I am turning 50 this week. Aside from buying Ray-Ban wraparound sunglasses with my latest prescription, the mid-life crisis has not been too full of over-compensation. Perhaps too much over-eating. Sure, I could be insecure and blame others, but I leave that to the orange one. Over the course of the past few years, I have realized that I am really quite lucky.
I am mostly healthy, and my family is mostly healthy, I have lost only a few friends and only one non-grandparent relative. That will certainly be changing, and I know that I am not really ready for it.
I have never broken a bone (mine or anyone else's), and only sprained a few ankles. I can still play ultimate reasonably well, and now have revised how long I expect my frisbee career to last well beyond 50. Thanks to the old guys in the Montreal leagues for showing me how it is done. Despite one stupid skiing accident (trying to stop fast to throw snow on my daughter), I can still get down the mountain ok. Climate change may end my skiing career before my body breaks down.
My daughter is thriving in college, working far harder than I ever did and getting far better grades. That she is pursuing a far more challenging career, in film-making, amazes me. My wife has been willing to move wherever my career took me (well, she put some limitations but none that mattered), and has done all of the family accounting, which my research/conference/book promotion travel greatly complicates. She continues to indulge my silliness, whether it is comedy shows (Carrie Fisher this weekend), my Star Wars obsession (Carrie Fisher this weekend), or blogging (Carrie Fisher this weekend). We have a lot of fun together--and the ride has been far less bumpy now that the daughter sleeps past 5 am. My extended family is thriving, with the next generation doing great in college or about to start that cool part of their lives. I am pretty happy to be doing something for some of them that will probably be the best thing I ever do.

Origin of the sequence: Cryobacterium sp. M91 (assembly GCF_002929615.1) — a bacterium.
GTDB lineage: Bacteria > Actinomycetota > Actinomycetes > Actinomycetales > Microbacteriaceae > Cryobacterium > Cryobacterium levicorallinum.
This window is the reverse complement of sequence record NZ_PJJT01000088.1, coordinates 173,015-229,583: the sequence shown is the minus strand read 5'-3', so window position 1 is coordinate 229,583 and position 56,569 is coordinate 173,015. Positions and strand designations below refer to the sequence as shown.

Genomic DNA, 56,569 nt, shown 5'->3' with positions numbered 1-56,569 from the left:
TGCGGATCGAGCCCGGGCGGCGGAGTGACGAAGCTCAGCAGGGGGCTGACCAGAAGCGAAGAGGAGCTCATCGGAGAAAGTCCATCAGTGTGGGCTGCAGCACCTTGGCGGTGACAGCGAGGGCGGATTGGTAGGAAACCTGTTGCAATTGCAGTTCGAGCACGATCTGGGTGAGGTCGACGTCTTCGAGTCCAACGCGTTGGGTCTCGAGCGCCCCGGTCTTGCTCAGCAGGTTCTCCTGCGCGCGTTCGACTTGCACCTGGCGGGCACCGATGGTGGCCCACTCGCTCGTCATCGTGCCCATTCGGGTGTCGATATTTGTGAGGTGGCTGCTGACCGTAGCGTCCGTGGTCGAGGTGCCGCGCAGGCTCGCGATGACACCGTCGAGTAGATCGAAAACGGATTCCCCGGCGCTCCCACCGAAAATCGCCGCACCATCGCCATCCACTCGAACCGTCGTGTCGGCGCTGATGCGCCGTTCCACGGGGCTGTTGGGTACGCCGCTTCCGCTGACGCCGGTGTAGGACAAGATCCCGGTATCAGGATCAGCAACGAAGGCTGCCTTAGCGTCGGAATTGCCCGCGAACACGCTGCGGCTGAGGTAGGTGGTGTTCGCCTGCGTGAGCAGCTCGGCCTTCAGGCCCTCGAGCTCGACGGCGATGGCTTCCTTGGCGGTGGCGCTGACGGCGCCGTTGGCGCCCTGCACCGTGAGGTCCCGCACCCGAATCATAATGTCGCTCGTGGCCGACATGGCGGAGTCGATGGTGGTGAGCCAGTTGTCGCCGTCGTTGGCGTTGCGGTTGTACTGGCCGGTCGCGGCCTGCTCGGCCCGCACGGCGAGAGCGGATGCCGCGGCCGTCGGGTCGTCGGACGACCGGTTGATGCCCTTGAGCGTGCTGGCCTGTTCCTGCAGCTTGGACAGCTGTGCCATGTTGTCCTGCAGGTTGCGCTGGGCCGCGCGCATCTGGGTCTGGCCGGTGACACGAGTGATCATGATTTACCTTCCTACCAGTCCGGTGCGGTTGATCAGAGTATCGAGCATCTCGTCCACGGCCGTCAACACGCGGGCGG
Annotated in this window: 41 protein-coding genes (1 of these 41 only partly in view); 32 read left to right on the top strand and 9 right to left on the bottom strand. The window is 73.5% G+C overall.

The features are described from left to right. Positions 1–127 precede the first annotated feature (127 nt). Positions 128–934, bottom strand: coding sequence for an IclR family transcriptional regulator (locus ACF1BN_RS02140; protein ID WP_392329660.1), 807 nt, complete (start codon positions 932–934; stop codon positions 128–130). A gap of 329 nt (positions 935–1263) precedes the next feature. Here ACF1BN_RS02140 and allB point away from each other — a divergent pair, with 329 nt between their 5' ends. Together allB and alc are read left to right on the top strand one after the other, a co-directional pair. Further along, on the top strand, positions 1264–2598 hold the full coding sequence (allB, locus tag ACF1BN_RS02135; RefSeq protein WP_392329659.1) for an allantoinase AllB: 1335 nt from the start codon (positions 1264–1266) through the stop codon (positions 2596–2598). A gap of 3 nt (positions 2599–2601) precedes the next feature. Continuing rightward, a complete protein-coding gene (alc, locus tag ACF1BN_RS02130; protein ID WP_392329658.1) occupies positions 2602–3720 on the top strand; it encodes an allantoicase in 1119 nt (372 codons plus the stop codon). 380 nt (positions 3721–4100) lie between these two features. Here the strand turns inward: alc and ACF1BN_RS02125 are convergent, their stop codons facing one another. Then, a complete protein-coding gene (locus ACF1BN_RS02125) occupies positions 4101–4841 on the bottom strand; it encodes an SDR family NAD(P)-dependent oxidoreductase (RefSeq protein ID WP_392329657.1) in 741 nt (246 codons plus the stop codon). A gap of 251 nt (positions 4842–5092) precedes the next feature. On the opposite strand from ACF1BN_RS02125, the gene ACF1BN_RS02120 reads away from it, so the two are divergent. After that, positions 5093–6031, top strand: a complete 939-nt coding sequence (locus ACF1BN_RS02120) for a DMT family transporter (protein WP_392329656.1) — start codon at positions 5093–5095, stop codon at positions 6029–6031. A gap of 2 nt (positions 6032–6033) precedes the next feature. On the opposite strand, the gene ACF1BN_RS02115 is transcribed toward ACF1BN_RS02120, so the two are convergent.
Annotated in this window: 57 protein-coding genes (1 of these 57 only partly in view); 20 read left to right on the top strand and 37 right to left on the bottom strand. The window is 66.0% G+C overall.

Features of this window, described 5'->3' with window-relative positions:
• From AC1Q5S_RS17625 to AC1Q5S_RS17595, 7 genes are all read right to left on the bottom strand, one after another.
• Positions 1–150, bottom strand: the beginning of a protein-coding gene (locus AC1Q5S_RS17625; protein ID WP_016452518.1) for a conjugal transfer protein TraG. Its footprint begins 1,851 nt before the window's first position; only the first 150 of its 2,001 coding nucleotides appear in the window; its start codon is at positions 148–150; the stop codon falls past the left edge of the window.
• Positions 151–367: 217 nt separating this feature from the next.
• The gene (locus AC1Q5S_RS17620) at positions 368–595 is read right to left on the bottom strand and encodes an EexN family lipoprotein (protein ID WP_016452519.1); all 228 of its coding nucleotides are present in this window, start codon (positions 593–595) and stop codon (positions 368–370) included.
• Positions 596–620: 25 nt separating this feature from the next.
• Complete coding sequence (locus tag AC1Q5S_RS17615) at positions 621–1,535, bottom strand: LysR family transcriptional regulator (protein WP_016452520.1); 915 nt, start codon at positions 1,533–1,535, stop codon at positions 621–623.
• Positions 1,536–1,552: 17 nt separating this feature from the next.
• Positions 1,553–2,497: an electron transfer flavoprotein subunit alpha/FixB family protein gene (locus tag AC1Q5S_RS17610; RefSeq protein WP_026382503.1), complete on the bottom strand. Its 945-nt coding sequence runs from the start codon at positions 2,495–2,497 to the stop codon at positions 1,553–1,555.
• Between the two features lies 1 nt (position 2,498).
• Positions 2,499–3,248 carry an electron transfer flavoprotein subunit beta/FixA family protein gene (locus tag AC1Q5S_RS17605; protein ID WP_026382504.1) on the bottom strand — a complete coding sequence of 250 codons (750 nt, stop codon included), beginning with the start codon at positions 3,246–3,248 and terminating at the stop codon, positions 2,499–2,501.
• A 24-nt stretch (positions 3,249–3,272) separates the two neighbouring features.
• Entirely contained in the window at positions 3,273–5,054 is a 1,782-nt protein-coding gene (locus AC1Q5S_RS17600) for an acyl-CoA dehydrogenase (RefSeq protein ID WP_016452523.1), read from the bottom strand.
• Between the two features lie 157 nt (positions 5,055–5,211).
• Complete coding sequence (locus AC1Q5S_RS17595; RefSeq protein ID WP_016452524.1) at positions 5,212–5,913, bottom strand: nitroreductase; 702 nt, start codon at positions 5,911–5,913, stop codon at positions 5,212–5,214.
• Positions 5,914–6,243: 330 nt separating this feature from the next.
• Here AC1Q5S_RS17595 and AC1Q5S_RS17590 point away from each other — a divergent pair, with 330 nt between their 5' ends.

I have been very lucky in my career. Yes, there have been bumps in the road, and my success in job talks is below the Mendoza line (under .200). I do have one professional enemy as far as I can tell, but only one. I have amassed a large group of super supportive co-authors for my various projects, helping me to pursue my curiosity as far as it takes me. In the past, that meant places like Hungary and Romania. More recently, that has meant Europe, Australia and New Zealand. In the next year, it means Japan, South Korea, and a hunk of Latin America. I have experienced plenty of rejection--jobs, articles, grants--as it is inherent in the enterprise, but I have been able to get enough funding to do what I want to do.
I have now ended up at a place that is pretty perfect for me--in a national capital, which means great access to policy makers, with students deeply engaged in the policy world, and a great set of colleagues. I do miss the students from McGill and the friends I made along this very long and strange academic journey, but I am really loving this phase of my career. And it will probably be the longest one.
I have not bought a sports car in my mid-life partly because I am too cheap, but because I have mostly confronted my major insecurities: fear of missing out, imposter syndrome, and so on. I used to feel left out of the reindeer games and uncertain about why people put up with me. Facebook, twitter and other social media are very handy for reminding me of the connections I have made over the year and renewing them. The birthday wishes that pile up thanks to Facebook are quite meaningful--making me feel like Sally Fields or Stuart Smalley.
Lot of words to reflect on where I stand today when I could have just posted the oft-posted: